'It's good. Keep ventilating.' I hear Dr. Jensen say.
*I hear good lung sounds on the right. No sounds on the left, but good sounds on the right....this isn't a good tube.*
'Which patient are you talking about Dr. Jensen?' I ask. He looks at me confused.
'Because this patient has a right endobronchial intubation.' I say in a bit of a smart alleck-y way.
*He looks at me in disbelief...and listens again.*
'Crap.' I hear him mutter as he listens to the left lung. 'Okay lets remove it' he says disappointedly.
'No no. You don't have to remove it. how do you fix this?' I ask.
*He looks at me like a deer in the headlights*
'Come on man, the medical students could answer this.' I say to him. Still nothing in reply.
'Withdraw the tube just a little bit' I say. His eyes light up and he begins to do so.
A small retraction of the tube and he now has good lung sounds bilaterally.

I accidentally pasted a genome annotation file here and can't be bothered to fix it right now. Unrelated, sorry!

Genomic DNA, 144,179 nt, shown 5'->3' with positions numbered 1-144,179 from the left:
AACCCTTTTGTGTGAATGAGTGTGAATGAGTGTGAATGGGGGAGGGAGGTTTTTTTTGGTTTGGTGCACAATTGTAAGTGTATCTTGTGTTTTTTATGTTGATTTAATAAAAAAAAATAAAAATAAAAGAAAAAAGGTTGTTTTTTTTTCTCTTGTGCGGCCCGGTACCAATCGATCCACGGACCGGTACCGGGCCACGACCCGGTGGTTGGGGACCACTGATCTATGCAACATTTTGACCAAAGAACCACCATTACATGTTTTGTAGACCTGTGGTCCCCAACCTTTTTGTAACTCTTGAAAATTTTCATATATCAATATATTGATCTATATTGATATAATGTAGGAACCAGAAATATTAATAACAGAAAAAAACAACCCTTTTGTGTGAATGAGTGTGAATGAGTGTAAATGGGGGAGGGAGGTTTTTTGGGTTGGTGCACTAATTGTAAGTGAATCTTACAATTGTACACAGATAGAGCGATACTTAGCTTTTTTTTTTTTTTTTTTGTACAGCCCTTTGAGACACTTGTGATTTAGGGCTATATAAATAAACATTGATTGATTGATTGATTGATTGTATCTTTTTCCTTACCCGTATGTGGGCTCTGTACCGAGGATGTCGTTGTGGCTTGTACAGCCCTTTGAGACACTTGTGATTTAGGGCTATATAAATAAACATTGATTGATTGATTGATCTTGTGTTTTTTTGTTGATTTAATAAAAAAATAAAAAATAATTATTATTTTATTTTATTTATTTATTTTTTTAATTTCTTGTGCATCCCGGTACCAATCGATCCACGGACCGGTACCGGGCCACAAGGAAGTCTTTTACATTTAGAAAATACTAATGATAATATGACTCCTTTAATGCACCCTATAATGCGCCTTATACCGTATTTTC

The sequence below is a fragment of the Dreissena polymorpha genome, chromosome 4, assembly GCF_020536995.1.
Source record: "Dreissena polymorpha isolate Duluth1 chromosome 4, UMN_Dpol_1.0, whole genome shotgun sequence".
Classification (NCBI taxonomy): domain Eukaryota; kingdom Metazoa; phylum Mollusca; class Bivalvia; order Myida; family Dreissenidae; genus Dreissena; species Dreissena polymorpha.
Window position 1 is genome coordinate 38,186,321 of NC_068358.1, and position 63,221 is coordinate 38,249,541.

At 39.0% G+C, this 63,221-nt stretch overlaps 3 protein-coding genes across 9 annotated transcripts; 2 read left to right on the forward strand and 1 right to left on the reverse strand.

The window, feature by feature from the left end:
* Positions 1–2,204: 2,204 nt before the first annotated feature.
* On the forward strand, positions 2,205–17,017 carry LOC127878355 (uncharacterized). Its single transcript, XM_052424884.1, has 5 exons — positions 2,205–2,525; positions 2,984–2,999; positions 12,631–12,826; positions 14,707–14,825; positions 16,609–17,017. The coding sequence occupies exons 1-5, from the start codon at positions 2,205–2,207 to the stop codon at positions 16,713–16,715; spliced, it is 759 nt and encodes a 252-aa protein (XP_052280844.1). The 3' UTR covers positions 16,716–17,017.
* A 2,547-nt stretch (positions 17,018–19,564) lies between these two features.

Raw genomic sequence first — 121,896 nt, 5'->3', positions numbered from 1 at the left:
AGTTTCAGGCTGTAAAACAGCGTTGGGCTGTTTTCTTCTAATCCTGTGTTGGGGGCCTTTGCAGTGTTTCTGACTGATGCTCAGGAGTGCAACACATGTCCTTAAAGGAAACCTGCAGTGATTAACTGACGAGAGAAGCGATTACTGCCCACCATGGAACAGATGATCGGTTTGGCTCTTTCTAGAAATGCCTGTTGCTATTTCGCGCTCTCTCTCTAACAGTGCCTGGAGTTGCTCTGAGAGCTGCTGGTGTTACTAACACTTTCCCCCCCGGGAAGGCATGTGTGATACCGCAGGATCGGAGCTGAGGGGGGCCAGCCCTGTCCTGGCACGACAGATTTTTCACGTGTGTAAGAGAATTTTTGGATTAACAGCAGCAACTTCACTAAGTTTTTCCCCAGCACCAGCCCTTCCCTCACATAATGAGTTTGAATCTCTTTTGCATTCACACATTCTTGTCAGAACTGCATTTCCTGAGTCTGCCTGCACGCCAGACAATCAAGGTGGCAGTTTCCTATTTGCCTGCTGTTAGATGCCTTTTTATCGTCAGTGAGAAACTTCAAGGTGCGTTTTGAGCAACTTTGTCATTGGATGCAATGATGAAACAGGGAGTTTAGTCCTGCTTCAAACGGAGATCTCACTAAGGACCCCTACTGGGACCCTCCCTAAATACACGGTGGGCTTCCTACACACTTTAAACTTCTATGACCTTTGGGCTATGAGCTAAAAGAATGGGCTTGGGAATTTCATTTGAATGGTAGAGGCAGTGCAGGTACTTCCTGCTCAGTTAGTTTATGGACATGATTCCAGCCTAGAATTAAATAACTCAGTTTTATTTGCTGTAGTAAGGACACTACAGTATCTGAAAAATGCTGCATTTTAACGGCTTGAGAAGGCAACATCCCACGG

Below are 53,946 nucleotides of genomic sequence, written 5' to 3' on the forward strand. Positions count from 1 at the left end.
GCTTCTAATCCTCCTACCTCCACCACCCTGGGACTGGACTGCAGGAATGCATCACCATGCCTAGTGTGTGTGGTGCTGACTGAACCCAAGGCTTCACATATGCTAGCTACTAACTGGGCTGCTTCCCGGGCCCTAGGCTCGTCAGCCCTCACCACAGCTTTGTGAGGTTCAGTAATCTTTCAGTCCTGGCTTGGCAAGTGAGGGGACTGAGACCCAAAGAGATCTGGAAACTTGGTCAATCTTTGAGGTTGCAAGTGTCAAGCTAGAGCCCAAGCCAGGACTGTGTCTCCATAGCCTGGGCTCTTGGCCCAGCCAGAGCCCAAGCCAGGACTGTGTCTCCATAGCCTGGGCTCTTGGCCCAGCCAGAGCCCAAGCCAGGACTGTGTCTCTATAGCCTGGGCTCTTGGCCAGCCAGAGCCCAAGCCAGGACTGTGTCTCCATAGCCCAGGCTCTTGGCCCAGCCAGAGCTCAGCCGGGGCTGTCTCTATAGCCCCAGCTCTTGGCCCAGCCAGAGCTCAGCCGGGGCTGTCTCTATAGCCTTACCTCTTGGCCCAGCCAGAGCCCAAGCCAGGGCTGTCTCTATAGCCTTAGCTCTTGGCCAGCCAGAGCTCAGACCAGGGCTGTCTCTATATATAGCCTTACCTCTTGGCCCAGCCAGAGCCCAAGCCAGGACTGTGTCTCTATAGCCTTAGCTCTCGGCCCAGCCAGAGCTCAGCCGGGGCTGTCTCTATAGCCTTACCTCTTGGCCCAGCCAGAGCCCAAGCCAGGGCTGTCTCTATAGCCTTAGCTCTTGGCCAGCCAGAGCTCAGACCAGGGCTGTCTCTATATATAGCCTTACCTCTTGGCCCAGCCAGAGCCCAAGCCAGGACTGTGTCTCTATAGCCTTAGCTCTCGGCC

'There you go.' I say as I take a stand back.
'Okay everyone stop CPR.' Dr. Chen commands. He checks the monitor. A sinus tachycardia appears on the monitor.
'Is there a pulse?' he asks.
'No.' Dr. Jensen replies as he feels for a carotid pulse.
'Alright resume CPR' Dr Chen says.
*I take a step back out of the way and continue to watch. Dr. Gegoravic comes along side me, her assessment complete.*
'I'm going to have to do a thoracotomy, but this boy has no chance. His liver is torn, his spleen has exploded, he has unknown brain injury. It's not good.' She confides in me before she starts to set up to open the boy's chest.
*I leave the trauma bay and make my way out to ambulance reception. A see a woman sitting in a chair against the wall, trying her hardest to hold back tears. This must be the patient's mother. I ask the nurse running ambulance triage if the woman was indeed the patient's mother. She tells me it is. Now I know.*
*I walk back to the trauma bay. It's a bloody mess. Dr. Gegoravic is wrist deep into the side of the patient's chest, doing a manual heart massage. The patient's skin filleted open partially across his chest. I walk up to Dr. Chen and get his attention.*
'The mother of the patient is out in the hallway over there. Before you call this, it's usually good to tell her that things aren't looking good...that way she can start preparing herself for the bad news.' I say to him softly.
*He nods back at me*